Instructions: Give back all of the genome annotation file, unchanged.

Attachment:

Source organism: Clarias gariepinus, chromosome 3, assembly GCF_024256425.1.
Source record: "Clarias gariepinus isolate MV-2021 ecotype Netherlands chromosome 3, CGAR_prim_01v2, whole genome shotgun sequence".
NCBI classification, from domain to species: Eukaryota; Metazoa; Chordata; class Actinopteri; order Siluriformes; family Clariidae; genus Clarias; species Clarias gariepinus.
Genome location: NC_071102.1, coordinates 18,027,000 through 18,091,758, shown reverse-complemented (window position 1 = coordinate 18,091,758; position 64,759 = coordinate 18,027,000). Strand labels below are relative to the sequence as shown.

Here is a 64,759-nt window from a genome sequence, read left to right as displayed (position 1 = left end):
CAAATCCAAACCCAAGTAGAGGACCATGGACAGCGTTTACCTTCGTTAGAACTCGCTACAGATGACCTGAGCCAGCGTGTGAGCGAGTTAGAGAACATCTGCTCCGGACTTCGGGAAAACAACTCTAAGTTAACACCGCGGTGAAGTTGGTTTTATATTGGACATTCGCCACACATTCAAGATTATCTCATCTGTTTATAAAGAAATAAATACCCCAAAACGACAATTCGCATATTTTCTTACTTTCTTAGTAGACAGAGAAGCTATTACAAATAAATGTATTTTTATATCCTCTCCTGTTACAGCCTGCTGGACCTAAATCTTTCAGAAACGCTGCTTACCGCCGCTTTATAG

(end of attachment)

Source organism: Clarias gariepinus, chromosome 3, assembly GCF_024256425.1.
Source record: "Clarias gariepinus isolate MV-2021 ecotype Netherlands chromosome 3, CGAR_prim_01v2, whole genome shotgun sequence".
NCBI classification, from domain to species: Eukaryota; Metazoa; Chordata; class Actinopteri; order Siluriformes; family Clariidae; genus Clarias; species Clarias gariepinus.
Genome location: NC_071102.1, coordinates 18,027,000 through 18,091,758, shown reverse-complemented (window position 1 = coordinate 18,091,758; position 64,759 = coordinate 18,027,000). Strand labels below are relative to the sequence as shown.

Here is a 64,759-nt window from a genome sequence, read left to right as displayed (position 1 = left end):
CAAATCCAAACCCAAGTAGAGGACCATGGACAGCGTTTACCTTCGTTAGAACTCGCTACAGATGACCTGAGCCAGCGTGTGAGCGAGTTAGAGAACATCTGCTCCGGACTTCGGGAAAACAACTCTAAGTTAACACCGCGGTGAAGTTGGTTTTATATTGGACATTCGCCACACATTCAAGATTATCTCATCTGTTTATAAAGAAATAAATACCCCAAAACGACAATTCGCATATTTTCTTACTTTCTTAGTAGACAGAGAAGCTATTACAAATAAATGTATTTTTATATCCTCTCCTGTTACAGCCTGCTGGACCTAAATCTTTCAGAAACGCTGCTTACCGCCGCTTTATAG